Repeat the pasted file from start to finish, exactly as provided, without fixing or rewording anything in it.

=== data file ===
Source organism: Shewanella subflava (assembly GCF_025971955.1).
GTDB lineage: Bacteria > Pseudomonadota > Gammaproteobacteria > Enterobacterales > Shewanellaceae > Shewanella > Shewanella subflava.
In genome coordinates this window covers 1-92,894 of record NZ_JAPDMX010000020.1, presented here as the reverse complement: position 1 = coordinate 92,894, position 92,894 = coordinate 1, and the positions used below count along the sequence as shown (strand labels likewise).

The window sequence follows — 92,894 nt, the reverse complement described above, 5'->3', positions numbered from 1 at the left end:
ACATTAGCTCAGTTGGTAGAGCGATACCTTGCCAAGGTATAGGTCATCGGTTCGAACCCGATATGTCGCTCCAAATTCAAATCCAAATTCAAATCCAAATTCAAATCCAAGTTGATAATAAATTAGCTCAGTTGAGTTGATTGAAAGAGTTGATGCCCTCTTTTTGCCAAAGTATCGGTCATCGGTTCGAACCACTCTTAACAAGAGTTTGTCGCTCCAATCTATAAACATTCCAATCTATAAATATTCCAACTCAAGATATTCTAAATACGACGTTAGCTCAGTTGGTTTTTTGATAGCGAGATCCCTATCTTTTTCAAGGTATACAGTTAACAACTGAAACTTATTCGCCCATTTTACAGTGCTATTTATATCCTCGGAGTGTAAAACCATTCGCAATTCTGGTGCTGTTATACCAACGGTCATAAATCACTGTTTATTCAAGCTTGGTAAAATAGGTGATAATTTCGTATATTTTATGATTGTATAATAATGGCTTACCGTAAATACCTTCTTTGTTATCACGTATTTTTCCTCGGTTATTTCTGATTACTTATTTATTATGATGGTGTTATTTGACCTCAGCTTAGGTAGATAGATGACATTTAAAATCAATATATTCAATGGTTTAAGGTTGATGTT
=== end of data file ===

Source organism: Shewanella subflava (assembly GCF_025971955.1).
GTDB lineage: Bacteria > Pseudomonadota > Gammaproteobacteria > Enterobacterales > Shewanellaceae > Shewanella > Shewanella subflava.
In genome coordinates this window covers 1-92,894 of record NZ_JAPDMX010000020.1, presented here as the reverse complement: position 1 = coordinate 92,894, position 92,894 = coordinate 1, and the positions used below count along the sequence as shown (strand labels likewise).

The window sequence follows — 92,894 nt, the reverse complement described above, 5'->3', positions numbered from 1 at the left end:
ACATTAGCTCAGTTGGTAGAGCGATACCTTGCCAAGGTATAGGTCATCGGTTCGAACCCGATATGTCGCTCCAAATTCAAATCCAAATTCAAATCCAAATTCAAATCCAAGTTGATAATAAATTAGCTCAGTTGAGTTGATTGAAAGAGTTGATGCCCTCTTTTTGCCAAAGTATCGGTCATCGGTTCGAACCACTCTTAACAAGAGTTTGTCGCTCCAATCTATAAACATTCCAATCTATAAATATTCCAACTCAAGATATTCTAAATACGACGTTAGCTCAGTTGGTTTTTTGATAGCGAGATCCCTATCTTTTTCAAGGTATACAGTTAACAACTGAAACTTATTCGCCCATTTTACAGTGCTATTTATATCCTCGGAGTGTAAAACCATTCGCAATTCTGGTGCTGTTATACCAACGGTCATAAATCACTGTTTATTCAAGCTTGGTAAAATAGGTGATAATTTCGTATATTTTATGATTGTATAATAATGGCTTACCGTAAATACCTTCTTTGTTATCACGTATTTTTCCTCGGTTATTTCTGATTACTTATTTATTATGATGGTGTTATTTGACCTCAGCTTAGGTAGATAGATGACATTTAAAATCAATATATTCAATGGTTTAAGGTTGATGTT